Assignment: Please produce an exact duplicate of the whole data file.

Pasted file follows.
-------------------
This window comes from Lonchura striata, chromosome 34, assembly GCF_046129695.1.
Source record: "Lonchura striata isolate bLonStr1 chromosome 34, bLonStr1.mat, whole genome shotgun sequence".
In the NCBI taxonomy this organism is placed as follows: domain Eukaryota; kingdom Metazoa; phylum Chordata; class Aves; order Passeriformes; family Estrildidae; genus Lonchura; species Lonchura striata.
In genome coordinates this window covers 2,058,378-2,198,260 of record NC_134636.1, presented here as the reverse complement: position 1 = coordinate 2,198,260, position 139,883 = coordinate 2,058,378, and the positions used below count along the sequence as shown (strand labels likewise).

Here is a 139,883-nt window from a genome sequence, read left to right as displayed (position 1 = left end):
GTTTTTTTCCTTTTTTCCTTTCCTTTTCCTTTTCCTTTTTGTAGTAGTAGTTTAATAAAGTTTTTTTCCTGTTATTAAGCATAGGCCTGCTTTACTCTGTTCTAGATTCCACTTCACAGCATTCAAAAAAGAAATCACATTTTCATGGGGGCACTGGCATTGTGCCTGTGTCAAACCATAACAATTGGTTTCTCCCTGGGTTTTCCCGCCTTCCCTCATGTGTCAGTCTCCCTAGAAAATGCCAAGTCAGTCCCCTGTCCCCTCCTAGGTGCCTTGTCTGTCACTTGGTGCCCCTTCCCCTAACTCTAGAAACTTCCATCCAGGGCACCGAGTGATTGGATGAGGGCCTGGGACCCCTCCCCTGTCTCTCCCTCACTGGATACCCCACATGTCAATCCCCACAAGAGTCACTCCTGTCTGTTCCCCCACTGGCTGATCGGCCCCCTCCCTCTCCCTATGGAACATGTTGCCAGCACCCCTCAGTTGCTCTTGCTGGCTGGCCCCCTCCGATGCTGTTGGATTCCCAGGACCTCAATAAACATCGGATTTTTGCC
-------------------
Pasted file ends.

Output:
This window comes from Lonchura striata, chromosome 34, assembly GCF_046129695.1.
Source record: "Lonchura striata isolate bLonStr1 chromosome 34, bLonStr1.mat, whole genome shotgun sequence".
In the NCBI taxonomy this organism is placed as follows: domain Eukaryota; kingdom Metazoa; phylum Chordata; class Aves; order Passeriformes; family Estrildidae; genus Lonchura; species Lonchura striata.
In genome coordinates this window covers 2,058,378-2,198,260 of record NC_134636.1, presented here as the reverse complement: position 1 = coordinate 2,198,260, position 139,883 = coordinate 2,058,378, and the positions used below count along the sequence as shown (strand labels likewise).

Here is a 139,883-nt window from a genome sequence, read left to right as displayed (position 1 = left end):
GTTTTTTTCCTTTTTTCCTTTCCTTTTCCTTTTCCTTTTTGTAGTAGTAGTTTAATAAAGTTTTTTTCCTGTTATTAAGCATAGGCCTGCTTTACTCTGTTCTAGATTCCACTTCACAGCATTCAAAAAAGAAATCACATTTTCATGGGGGCACTGGCATTGTGCCTGTGTCAAACCATAACAATTGGTTTCTCCCTGGGTTTTCCCGCCTTCCCTCATGTGTCAGTCTCCCTAGAAAATGCCAAGTCAGTCCCCTGTCCCCTCCTAGGTGCCTTGTCTGTCACTTGGTGCCCCTTCCCCTAACTCTAGAAACTTCCATCCAGGGCACCGAGTGATTGGATGAGGGCCTGGGACCCCTCCCCTGTCTCTCCCTCACTGGATACCCCACATGTCAATCCCCACAAGAGTCACTCCTGTCTGTTCCCCCACTGGCTGATCGGCCCCCTCCCTCTCCCTATGGAACATGTTGCCAGCACCCCTCAGTTGCTCTTGCTGGCTGGCCCCCTCCGATGCTGTTGGATTCCCAGGACCTCAATAAACATCGGATTTTTGCC